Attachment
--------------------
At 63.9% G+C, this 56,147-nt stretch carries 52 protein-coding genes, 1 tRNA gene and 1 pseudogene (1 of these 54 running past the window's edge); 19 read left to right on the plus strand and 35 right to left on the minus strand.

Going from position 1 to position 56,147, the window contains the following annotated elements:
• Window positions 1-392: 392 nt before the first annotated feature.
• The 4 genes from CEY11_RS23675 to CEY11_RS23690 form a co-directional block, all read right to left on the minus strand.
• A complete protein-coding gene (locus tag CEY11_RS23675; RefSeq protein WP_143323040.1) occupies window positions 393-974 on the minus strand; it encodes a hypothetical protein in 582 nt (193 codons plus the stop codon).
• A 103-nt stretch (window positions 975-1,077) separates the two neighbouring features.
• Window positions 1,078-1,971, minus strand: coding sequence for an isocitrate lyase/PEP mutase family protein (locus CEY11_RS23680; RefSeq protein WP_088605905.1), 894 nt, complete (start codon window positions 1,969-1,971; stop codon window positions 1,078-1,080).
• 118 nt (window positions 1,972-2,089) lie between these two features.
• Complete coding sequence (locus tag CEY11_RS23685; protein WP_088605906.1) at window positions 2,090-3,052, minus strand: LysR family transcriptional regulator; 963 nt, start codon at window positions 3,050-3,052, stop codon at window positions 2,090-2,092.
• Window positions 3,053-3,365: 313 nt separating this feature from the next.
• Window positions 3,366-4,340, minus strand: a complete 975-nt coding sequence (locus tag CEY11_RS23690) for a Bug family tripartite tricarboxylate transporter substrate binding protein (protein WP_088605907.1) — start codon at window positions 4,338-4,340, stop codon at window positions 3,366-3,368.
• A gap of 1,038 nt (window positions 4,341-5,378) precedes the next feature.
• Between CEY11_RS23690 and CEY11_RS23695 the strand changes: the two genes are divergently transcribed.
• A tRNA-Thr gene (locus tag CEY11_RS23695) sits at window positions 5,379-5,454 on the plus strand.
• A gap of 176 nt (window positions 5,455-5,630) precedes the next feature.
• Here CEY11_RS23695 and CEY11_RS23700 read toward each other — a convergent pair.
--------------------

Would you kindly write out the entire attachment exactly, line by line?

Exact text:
At 63.9% G+C, this 56,147-nt stretch carries 52 protein-coding genes, 1 tRNA gene and 1 pseudogene (1 of these 54 running past the window's edge); 19 read left to right on the plus strand and 35 right to left on the minus strand.

Going from position 1 to position 56,147, the window contains the following annotated elements:
• Window positions 1-392: 392 nt before the first annotated feature.
• The 4 genes from CEY11_RS23675 to CEY11_RS23690 form a co-directional block, all read right to left on the minus strand.
• A complete protein-coding gene (locus tag CEY11_RS23675; RefSeq protein WP_143323040.1) occupies window positions 393-974 on the minus strand; it encodes a hypothetical protein in 582 nt (193 codons plus the stop codon).
• A 103-nt stretch (window positions 975-1,077) separates the two neighbouring features.
• Window positions 1,078-1,971, minus strand: coding sequence for an isocitrate lyase/PEP mutase family protein (locus CEY11_RS23680; RefSeq protein WP_088605905.1), 894 nt, complete (start codon window positions 1,969-1,971; stop codon window positions 1,078-1,080).
• 118 nt (window positions 1,972-2,089) lie between these two features.
• Complete coding sequence (locus tag CEY11_RS23685; protein WP_088605906.1) at window positions 2,090-3,052, minus strand: LysR family transcriptional regulator; 963 nt, start codon at window positions 3,050-3,052, stop codon at window positions 2,090-2,092.
• Window positions 3,053-3,365: 313 nt separating this feature from the next.
• Window positions 3,366-4,340, minus strand: a complete 975-nt coding sequence (locus tag CEY11_RS23690) for a Bug family tripartite tricarboxylate transporter substrate binding protein (protein WP_088605907.1) — start codon at window positions 4,338-4,340, stop codon at window positions 3,366-3,368.
• A gap of 1,038 nt (window positions 4,341-5,378) precedes the next feature.
• Between CEY11_RS23690 and CEY11_RS23695 the strand changes: the two genes are divergently transcribed.
• A tRNA-Thr gene (locus tag CEY11_RS23695) sits at window positions 5,379-5,454 on the plus strand.
• A gap of 176 nt (window positions 5,455-5,630) precedes the next feature.
• Here CEY11_RS23695 and CEY11_RS23700 read toward each other — a convergent pair.